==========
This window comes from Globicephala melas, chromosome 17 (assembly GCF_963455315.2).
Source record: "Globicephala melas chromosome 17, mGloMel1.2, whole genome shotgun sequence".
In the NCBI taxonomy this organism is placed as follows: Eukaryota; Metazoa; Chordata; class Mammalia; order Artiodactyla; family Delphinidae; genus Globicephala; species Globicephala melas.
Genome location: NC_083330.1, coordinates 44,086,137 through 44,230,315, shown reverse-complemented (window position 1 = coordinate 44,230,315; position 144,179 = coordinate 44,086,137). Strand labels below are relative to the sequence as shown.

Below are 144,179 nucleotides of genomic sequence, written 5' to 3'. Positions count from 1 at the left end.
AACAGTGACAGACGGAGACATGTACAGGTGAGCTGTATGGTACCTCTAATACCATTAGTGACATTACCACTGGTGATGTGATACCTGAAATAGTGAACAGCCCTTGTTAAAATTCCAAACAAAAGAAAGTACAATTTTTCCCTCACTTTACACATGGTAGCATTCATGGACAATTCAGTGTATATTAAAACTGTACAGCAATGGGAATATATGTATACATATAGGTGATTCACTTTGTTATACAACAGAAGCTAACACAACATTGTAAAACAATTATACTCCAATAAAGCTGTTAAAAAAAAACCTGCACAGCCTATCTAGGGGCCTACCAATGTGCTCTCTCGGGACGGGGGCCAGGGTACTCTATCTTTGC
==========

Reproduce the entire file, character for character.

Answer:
This window comes from Globicephala melas, chromosome 17 (assembly GCF_963455315.2).
Source record: "Globicephala melas chromosome 17, mGloMel1.2, whole genome shotgun sequence".
In the NCBI taxonomy this organism is placed as follows: Eukaryota; Metazoa; Chordata; class Mammalia; order Artiodactyla; family Delphinidae; genus Globicephala; species Globicephala melas.
Genome location: NC_083330.1, coordinates 44,086,137 through 44,230,315, shown reverse-complemented (window position 1 = coordinate 44,230,315; position 144,179 = coordinate 44,086,137). Strand labels below are relative to the sequence as shown.

Below are 144,179 nucleotides of genomic sequence, written 5' to 3'. Positions count from 1 at the left end.
AACAGTGACAGACGGAGACATGTACAGGTGAGCTGTATGGTACCTCTAATACCATTAGTGACATTACCACTGGTGATGTGATACCTGAAATAGTGAACAGCCCTTGTTAAAATTCCAAACAAAAGAAAGTACAATTTTTCCCTCACTTTACACATGGTAGCATTCATGGACAATTCAGTGTATATTAAAACTGTACAGCAATGGGAATATATGTATACATATAGGTGATTCACTTTGTTATACAACAGAAGCTAACACAACATTGTAAAACAATTATACTCCAATAAAGCTGTTAAAAAAAAACCTGCACAGCCTATCTAGGGGCCTACCAATGTGCTCTCTCGGGACGGGGGCCAGGGTACTCTATCTTTGC